Shootout: 2010 Honda Shadow RS vs. 2010 Harley-Davidson 883 Low
American iron icon attacked by Honda’s Sportster-like new cruiser
Get the Flash Player to see this player.Since the 1980s when Japanese V-Twins began in earnest to whittle away from Harley-Davidson’s customer base, a lot of discussion has evolved into what is now a perennial debate about who makes a better cruiser.
It’s been a four-against-one prize match, and H-D has more than held its own, but that doesn’t stop the Japanese from making motorcycles more and more like the original.
As previously written about, Honda’s Shadow RS has been widely observed to have more than a passing resemblance to Harley’s also recently reviewed 883 Low Sportster, although the Japanese bike’s base price is $800 more.
Is Honda trying to say it has made a better Harley-Davidson than Harley can? Is it just a fluke of yen/dollar currency valuation that forces Honda to price its bike higher to make a fair profit?
In the case of the 883L and Shadow RS, it’s almost beside the point, as this duo has personalities that are distinct from each other.
Honda’s official explanation for the Shadow RS is that it was conceived and born in Japan for the Japanese home market. At first it wasn’t to be imported to the U.S at all, but when American Honda execs saw it, they decided to bring it here, where it has since caught flak by some pundits for being a copycat.
It may be, but in another sense it’s kind of authentic in that it is a Japanese bike intended for Japan’s home market. Sure, it looks a lot like the H-D, and not by coincidence, but just so we all understand where Honda is coming from.
As for Harley-Davidson’s Sportster 883L, it’s undeniably the real deal. It does have a fair amount of foreign content, but so do a lot of Made-in-USA products, and otherwise since 1957, the Sportster has grown into an authentic American icon.
Similarities and differences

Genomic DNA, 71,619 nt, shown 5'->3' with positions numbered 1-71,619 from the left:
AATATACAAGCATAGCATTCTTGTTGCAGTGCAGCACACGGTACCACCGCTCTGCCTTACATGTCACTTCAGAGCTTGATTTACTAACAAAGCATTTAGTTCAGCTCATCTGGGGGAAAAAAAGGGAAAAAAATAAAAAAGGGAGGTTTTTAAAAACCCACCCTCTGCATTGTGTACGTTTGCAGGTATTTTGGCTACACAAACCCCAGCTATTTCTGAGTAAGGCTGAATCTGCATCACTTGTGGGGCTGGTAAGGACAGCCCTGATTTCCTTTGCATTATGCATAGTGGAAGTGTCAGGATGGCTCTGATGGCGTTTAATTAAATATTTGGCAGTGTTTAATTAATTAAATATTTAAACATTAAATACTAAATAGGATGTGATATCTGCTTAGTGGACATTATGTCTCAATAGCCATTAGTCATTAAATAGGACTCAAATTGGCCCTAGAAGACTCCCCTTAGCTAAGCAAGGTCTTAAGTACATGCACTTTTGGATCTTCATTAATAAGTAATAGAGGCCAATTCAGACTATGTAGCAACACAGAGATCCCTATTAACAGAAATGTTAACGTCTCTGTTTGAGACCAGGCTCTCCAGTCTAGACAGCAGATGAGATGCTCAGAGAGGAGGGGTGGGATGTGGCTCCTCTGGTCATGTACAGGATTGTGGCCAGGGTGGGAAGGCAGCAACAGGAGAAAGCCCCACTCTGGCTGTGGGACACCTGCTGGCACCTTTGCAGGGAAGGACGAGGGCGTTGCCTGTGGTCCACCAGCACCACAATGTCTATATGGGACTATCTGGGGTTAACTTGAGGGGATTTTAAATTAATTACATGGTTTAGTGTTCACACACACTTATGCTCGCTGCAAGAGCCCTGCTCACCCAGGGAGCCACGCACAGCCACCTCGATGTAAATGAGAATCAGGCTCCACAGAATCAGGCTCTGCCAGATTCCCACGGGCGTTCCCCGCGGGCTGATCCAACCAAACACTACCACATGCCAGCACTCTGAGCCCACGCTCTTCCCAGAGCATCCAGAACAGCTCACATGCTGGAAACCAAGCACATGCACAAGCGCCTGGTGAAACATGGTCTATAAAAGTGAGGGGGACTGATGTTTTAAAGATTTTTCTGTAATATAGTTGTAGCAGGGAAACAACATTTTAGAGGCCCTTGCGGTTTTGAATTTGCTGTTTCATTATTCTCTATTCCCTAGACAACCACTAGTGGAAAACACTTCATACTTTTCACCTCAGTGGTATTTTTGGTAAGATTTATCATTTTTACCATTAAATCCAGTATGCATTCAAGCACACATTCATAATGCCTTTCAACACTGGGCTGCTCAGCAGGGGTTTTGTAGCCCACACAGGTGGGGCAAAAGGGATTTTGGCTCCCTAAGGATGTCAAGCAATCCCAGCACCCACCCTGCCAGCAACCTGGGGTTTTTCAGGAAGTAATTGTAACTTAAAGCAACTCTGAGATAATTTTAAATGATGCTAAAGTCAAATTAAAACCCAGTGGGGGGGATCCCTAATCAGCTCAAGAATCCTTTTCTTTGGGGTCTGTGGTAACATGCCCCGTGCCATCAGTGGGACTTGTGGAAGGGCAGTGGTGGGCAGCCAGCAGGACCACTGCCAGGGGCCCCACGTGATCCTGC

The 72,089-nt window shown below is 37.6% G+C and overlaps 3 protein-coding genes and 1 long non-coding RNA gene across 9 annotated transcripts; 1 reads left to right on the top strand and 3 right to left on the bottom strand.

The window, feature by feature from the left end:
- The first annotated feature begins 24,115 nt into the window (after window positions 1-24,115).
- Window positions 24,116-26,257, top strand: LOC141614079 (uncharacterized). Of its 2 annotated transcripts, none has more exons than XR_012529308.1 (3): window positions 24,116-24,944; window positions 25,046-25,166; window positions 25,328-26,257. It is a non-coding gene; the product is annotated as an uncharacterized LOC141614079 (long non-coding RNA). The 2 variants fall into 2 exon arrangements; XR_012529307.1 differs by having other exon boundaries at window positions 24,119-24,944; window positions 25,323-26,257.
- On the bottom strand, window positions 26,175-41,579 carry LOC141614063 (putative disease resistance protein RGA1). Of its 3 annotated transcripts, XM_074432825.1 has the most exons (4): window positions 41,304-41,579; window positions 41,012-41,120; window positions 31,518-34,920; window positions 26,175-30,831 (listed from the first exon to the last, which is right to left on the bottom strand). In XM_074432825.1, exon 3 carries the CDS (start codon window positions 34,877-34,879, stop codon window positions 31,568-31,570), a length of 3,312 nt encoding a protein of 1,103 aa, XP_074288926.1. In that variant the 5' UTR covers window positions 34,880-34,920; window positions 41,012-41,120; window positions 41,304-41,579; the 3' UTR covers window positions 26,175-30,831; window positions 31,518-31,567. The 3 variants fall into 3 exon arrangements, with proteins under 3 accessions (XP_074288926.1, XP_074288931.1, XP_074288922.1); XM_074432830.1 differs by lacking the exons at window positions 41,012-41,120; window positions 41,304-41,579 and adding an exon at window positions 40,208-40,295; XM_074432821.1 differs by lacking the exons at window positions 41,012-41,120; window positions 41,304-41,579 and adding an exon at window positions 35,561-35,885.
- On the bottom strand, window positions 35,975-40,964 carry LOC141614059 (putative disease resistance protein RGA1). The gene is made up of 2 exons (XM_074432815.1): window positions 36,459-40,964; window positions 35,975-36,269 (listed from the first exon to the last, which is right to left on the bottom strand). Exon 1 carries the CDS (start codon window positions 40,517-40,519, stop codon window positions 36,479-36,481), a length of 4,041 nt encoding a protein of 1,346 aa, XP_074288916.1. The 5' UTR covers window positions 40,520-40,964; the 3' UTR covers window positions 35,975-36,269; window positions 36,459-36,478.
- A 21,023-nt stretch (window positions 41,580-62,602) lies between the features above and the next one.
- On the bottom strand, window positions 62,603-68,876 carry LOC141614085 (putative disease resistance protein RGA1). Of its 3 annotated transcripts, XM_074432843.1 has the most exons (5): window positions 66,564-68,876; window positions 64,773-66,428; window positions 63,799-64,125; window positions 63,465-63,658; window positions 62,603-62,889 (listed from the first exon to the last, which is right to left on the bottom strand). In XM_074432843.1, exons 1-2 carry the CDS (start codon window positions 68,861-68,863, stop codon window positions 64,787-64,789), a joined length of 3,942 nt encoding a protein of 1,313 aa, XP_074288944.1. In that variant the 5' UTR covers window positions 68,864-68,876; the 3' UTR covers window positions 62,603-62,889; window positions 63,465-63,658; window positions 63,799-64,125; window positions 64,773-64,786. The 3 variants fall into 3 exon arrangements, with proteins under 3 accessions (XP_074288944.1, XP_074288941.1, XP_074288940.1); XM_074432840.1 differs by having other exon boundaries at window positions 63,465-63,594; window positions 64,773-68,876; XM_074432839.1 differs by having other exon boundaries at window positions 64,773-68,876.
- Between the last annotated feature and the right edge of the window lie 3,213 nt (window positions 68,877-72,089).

The Honda’s new-for-this-year fuel-injection feeds its otherwise traditional 745cc, 3-valve per cylinder, V-Twin. Its liquid-cooled-but-finned 52-degree cylinders conceal that it is an SOHC, while simulating the look of the H-D’s air-cooled 45-degree, 441.5cc jugs. The pushrod-actuated Evolution engine is also fuel injected, and H-D gets kudos for having done it before Honda.
The Shadow RS’s 2.8-gallon, peanut-shaped tank (with unsightly underside seam where it was joined together) otherwise resembles the H-D’s 3.3-gallon tank. The Honda’s 61.5-inch wheelbase is similar to the H-D’s 60-inch wheelbase, as are its raked chassis, twin rear shocks, and non-adjustable forks.
Sparse instrumentation, and 19-inch front, and 16-inch rear wheel sizes, also mirror the Harley. Even the Dunlop tires are the same – 100/90 and 150/80 respectively – except the tread pattern is different for the Harley-Davidson-branded versions.
We know why Honda critics call the Shadow RS a “clone,” and they may be right in some respects, but in others, they couldn’t be more wrong.
The Shadow’s ergonomics approximate a Standard motorcycle’s, with footpegs in a practical location below the rider and handlebar grips at the angle and location where the hands might naturally fall. Its seat, with room for a passenger, resides at 29.4 inches, some 3.1 inches higher than the H-D’s solo saddle.
And although the RS’ seat is plusher, rides of, say, 50 miles or more at a time the seat foam starts to feel overly soft. It isn’t supportive enough on long rides and gave at least one of our testers numb bum.